9.21 ipv6 redistribution

I'm confuse about why set the distance of ospf external route to 171. Isn't 121 enough? I know the eigrp external route has the distance of 170, but ospf external route wouldn't affect that part. I think the reason we adjust the distance on R6 is because the redistribution of RIP to OSPF. The external route ospf learn from rip will advertice to R6 with the distance of 110, so the R6 will use the ospf route to reach the prefix that in rip area. But as the eigrp internal route has a distance of 90 which is better than ospf, it won't has the same problem. So why set the distance to 171? Is there any point that I missed?

Comments

  • Even I do not understand why is it done?

    Also had the following doubts:

    (1) Any particular reason the metric is set to 8 for redistributed routes

    (2) Also what is meant by the 2nd question and how are we handling it - Ensure each protocol prefers to reach native prefixes using internal paths.

    Can somebody assist?

  • Even I am not able to get this question clear.

  • Hi,

    Using a distance of 121 or 171 achieves the same thing. We are just trying to stop external ospf routes (default distance 110) from preempting RIP (distance 120).

    Crownade

  • (2) Also what is meant by the 2nd question and how are we handling it -
    Ensure each protocol prefers to reach native prefixes using internal
    paths.

     

    Meaning that the redistribute route do not take over the original (native route)

     

    AD

    RIP : All 120

    OSPF: All 110

    EIGRP: Int = 90, Ext 170

    BGP: Int 20, Ext 140

     

    When we redistribute RIP into OSPF, the route AD change to 110 then I will overwrite the original RIP route that have AD 120. So to prevent it we change the AD of the external OSPF route to 171.

  • I am still puzzle why we have to configure the external ospf distance on R6? Why not R4, R1, R3?? Any one can enlighten me. Thank you

  • The point of increasing the distance of ospf external routes on R6 is so that R6 will prefer the native RIP routes with AD120 over the redistributed from RIP to OSPF routes from R5 that would be AD110 by default. 

    For example a loopback advertised into RIP on R1 would be seen as an ospf E2 route with the default ospf AD of 110 because it was redistributed to ospf in R5.  Increasing the AD of ospf external routes on R6 to any distance above 120 would suffice to fix this.

     

    There is no need to manipulate distance on R1 and R3 because these routers only have one routing process (R1 is only RIP and R3 is only OSPF)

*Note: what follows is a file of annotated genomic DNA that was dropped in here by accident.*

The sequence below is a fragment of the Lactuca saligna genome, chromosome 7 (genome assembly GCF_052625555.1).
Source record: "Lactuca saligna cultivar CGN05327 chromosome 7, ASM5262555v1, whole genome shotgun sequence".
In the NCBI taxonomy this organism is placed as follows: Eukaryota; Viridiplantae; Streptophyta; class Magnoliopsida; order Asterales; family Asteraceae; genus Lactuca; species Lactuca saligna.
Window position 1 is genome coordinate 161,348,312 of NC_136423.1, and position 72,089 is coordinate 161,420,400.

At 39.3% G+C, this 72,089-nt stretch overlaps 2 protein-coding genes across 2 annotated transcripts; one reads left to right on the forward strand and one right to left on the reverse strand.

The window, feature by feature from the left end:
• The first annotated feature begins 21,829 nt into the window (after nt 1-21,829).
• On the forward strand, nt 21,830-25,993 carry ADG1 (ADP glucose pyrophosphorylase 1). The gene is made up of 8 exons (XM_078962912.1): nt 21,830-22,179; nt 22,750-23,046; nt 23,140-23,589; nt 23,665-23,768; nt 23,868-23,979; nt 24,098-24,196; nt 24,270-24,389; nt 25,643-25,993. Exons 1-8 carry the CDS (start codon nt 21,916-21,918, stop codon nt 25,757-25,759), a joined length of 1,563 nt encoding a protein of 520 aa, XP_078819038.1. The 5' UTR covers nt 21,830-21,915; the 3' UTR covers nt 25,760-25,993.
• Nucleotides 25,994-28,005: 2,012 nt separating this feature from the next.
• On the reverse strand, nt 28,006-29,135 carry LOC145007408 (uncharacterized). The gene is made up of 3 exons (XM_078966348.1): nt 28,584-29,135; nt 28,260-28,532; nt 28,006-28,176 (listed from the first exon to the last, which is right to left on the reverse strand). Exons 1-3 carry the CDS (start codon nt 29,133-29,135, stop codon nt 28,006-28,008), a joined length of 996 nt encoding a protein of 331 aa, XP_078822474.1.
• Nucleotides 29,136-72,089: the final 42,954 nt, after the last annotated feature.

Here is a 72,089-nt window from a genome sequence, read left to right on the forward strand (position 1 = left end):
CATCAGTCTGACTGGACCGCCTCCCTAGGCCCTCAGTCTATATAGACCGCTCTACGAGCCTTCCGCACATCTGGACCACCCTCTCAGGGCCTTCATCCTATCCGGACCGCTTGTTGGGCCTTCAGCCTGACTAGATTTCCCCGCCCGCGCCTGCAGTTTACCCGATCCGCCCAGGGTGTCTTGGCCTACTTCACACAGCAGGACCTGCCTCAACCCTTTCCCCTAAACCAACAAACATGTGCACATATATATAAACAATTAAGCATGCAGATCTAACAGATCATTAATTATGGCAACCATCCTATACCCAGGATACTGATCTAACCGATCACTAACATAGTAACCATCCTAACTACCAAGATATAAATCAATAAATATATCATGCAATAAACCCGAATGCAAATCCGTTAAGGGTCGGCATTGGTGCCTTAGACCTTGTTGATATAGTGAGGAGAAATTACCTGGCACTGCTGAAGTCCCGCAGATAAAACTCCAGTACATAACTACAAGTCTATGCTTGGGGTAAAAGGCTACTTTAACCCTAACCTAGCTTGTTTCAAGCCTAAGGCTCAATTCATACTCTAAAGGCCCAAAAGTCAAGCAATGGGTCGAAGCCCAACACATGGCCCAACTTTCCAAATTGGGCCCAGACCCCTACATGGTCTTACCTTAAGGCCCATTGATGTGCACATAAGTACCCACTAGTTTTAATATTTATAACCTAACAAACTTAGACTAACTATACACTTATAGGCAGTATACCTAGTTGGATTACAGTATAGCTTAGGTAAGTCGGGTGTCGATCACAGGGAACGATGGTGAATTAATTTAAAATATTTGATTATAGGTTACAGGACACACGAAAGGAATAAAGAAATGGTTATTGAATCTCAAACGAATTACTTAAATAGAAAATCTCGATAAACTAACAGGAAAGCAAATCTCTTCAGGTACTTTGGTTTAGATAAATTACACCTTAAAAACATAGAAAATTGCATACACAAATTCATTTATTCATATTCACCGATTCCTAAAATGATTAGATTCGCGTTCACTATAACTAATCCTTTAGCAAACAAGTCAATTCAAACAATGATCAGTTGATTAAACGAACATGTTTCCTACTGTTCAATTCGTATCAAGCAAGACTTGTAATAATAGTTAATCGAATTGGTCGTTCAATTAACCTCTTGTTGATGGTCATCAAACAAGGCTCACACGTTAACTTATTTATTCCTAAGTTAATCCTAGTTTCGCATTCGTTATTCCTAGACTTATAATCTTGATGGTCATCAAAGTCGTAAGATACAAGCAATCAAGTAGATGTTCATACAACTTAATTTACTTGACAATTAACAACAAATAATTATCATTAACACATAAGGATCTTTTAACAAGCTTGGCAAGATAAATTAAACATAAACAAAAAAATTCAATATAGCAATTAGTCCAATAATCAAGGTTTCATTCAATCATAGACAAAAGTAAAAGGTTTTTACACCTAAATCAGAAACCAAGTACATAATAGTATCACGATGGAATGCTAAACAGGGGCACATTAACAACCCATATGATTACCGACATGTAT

There is no need to manipulate distance on R4 because EIGRP already does that with internal AD of 90 and external AD of 170.

     

    HTH

  • I c ....Thank you Desmond...

    R6 running rip and ospf . It redistribute back the original RIP route to OSPF as external ospf route with AD 110 and overwrite the original RIP route (with metric 120), so we change it to any metric above 120.

    Rack1R6#sh ipv route FC00:1:0:1::1
    IPv6 Routing Table - 26 entries
    Codes: C - Connected, L - Local, S - Static, R - RIP, B - BGP
           U - Per-user Static route, M - MIPv6
           I1 - ISIS L1, I2 - ISIS L2, IA - ISIS interarea, IS - ISIS summary
           O - OSPF intra, OI - OSPF inter, OE1 - OSPF ext 1, OE2 - OSPF ext 2
           ON1 - OSPF NSSA ext 1, ON2 - OSPF NSSA ext 2
           D - EIGRP, EX - EIGRP external
    R   FC00:1:0:1::/64 [120/4]
         via FE80::C000:EFF:FE20:1, FastEthernet0/0.146

    while R1, R3, and R4 has no such things

    R3 also running ospf and edistribute back the original RIP route to OSPF as external ospf route with AD 110, but no RIP here so it safe.

    Rack1R3#sh ipv route FC00:1:0:1::1
    IPv6 Routing Table - 17 entries
    Codes: C - Connected, L - Local, S - Static, R - RIP, B - BGP
           U - Per-user Static route, M - MIPv6
           I1 - ISIS L1, I2 - ISIS L2, IA - ISIS interarea, IS - ISIS summary
           O - OSPF intra, OI - OSPF inter, OE1 - OSPF ext 1, OE2 - OSPF ext 2
           ON1 - OSPF NSSA ext 1, ON2 - OSPF NSSA ext 2
           D - EIGRP, EX - EIGRP external
    OE2  FC00:1:0:1::/64 [110/8]
         via FE80::5, Serial1/0

    The point of increasing the distance of ospf external routes on R6 is so that R6 will prefer the native RIP routes with AD120 over the redistributed from RIP to OSPF routes from R5 that would be AD110 by default.